Every time I have had to take a pet to the veterinarian to have them put to sleep has been traumatic to me and to the pet, as they are laid unwilling onto a cold metal slab and stuck with a long needle as the painful fluid is injected into their veins, and they cry out in pain right before they succumb to the lethal medication. But the very last time, which is also why I am writing this blog, I had a different experience. I still do not like the decision I had to make in the least, but the experience was far better in the end. And my beloved pet was able to rest after 3 days of being wide awake crying in pain as he tried to crawl around the house. When we arrived at the clinic we were immediately sent to a back room with a couch. We did not have to wait in line with all the other pet owners. The two dogs barking loudly were drowned out once the door was closed and we were able to spend a few more precious moments with our beloved. We were given a wireless doorbell to ring once we were ready to say goodbye. They took him to the back to place a catheter into his arm and then brought him back into us, never leaving the safety of the basket surrounded by the blankets and our home scent all around him. He was completely at ease. He was not bothered by any of the other animal scents or sounds. He was not crying or squirming, or anxious. He was so calm that when they gave him the first sedative he only let out a small meow. I think that it was because the fluid was cold entering his body. I understand from experience it is a little uncomfortable. But he never tried to pull away from the staff working on him. He closed his eyes and then they gave him the last injection that ultimately stopped his sweet-heart. He never had to leave the basket or his blankets. We were all surrounding him and petting him as he took his last breath. His head went down into the blankets, with the smell of home all around him. And when we buried him I could see that he was at peace. His arm was naturally curled around his head as he would do when he would sleep. He was not sprawled out, as some of my other pets were when they were put down, fighting the needle. He was just at rest. It was so natural.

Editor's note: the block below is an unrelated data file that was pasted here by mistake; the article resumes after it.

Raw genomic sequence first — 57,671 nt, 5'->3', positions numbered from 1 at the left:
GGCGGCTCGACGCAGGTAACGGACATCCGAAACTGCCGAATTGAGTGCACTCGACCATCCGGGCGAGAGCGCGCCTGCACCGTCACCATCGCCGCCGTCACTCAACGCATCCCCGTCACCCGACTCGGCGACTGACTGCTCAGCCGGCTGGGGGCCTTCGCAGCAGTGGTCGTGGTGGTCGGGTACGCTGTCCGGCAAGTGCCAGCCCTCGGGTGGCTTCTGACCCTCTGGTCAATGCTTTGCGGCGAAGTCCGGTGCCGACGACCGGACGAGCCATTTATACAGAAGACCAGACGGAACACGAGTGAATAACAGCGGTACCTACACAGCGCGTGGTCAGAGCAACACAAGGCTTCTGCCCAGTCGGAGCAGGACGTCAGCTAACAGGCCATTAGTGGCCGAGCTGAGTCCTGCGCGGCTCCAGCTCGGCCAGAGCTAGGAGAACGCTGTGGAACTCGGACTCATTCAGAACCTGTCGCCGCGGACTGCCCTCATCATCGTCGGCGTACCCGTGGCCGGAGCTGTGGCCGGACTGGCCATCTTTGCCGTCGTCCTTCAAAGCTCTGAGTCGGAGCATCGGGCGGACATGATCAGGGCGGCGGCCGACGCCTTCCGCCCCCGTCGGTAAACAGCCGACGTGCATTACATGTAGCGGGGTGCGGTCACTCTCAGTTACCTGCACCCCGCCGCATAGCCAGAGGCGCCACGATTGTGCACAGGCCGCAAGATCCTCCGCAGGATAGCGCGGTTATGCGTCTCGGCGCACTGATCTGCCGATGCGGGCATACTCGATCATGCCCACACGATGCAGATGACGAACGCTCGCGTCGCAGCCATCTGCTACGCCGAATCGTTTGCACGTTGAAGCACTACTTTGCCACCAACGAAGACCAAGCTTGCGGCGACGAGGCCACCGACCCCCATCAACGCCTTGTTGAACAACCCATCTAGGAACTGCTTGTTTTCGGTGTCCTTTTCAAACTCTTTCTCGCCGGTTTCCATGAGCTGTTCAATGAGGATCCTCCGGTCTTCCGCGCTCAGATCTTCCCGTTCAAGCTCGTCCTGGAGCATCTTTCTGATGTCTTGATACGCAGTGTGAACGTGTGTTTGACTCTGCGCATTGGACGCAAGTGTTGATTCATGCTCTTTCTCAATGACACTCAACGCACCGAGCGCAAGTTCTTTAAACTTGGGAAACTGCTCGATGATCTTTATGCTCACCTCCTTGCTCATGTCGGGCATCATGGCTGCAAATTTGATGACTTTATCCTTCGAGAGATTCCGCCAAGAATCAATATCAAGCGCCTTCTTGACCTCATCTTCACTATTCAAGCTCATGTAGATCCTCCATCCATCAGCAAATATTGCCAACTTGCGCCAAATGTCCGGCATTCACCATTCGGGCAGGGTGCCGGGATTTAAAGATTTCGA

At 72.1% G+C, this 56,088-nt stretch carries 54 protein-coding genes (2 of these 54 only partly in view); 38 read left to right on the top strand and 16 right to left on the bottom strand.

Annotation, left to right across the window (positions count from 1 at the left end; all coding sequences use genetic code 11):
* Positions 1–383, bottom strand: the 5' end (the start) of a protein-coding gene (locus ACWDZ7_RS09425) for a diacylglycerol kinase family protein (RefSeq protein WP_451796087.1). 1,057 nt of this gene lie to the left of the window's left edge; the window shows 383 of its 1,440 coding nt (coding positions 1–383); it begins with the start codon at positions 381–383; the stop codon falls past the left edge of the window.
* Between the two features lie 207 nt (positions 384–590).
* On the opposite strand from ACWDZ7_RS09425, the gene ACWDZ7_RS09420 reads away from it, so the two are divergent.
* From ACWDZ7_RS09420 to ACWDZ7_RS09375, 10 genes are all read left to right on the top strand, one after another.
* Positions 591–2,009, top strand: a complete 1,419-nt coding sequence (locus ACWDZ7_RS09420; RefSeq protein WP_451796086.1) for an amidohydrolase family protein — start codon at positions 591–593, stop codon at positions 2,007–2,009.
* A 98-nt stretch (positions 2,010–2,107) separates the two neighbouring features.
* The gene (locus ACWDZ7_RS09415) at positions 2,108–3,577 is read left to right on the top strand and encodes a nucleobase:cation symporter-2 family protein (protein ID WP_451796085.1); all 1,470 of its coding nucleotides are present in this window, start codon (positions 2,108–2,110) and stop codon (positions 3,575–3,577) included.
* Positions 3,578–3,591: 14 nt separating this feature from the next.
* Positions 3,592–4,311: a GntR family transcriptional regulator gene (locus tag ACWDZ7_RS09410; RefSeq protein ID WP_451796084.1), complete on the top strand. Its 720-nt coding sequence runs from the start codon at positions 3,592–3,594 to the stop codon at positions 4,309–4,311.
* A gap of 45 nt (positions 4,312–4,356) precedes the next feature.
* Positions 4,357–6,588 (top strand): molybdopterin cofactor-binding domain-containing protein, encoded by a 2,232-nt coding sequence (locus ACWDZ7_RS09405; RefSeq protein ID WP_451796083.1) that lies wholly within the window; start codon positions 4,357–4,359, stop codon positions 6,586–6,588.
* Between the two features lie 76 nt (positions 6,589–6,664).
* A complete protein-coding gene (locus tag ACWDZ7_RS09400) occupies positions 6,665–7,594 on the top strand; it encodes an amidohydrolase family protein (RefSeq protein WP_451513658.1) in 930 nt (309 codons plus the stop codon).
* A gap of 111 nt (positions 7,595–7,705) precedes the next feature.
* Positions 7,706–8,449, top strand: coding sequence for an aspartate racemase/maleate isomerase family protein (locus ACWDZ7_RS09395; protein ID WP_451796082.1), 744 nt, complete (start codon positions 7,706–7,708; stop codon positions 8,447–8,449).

My heart is still very shattered in his absence. He was with me for 18 long years. I had him from his conception. He was born in my home on November 11, 2001. He went through a divorce with me and a new marriage, and 3 big moves, as well as the loss of his brother Judah on July 28th, 2013, and the loss of our child on April 9th, 2014. He was here for our adoption of our son on February 27th, 2019. He was so sweet and a faithful friend who just “got me” He knew exactly what I was thinking. When I would ask if he was hungry or thirsty, he knew how to reply. In his younger years, he was very persistent in his needs being met. He was always hungry. But as he got older he knew my rhythm and he knew how to wait for me to make him his breakfast or dinner. I hope that he understands why I had to go back on my promise to not take his life. I had told him to do it and not put me through the agony of making the decision. But when we love someone so much we sometimes have to make the choice to set them free. And that is what I had to do. I had to let him go. I loved him too much to let him suffer as he was. I have also given God thanks for giving me this time with my cat. He gave me a sweet life to love. He gave me a long time to give Dominoe love too. Just two years shy of two decades. I am very thankful for this time that I have had. It still makes his absence all the deeper, because that is huge chunk of my life and story that is missing today. Saying goodbye is never easy. I think it is how we choose to do it that makes all the difference.

This is the last photo I took of Dominoe. He is leaning into my arm for support because he wasn’t able to hold his body up at all. The vet thinks he might have had a stroke on Tuesday 1/28/20. We had him put to sleep on 1/30/20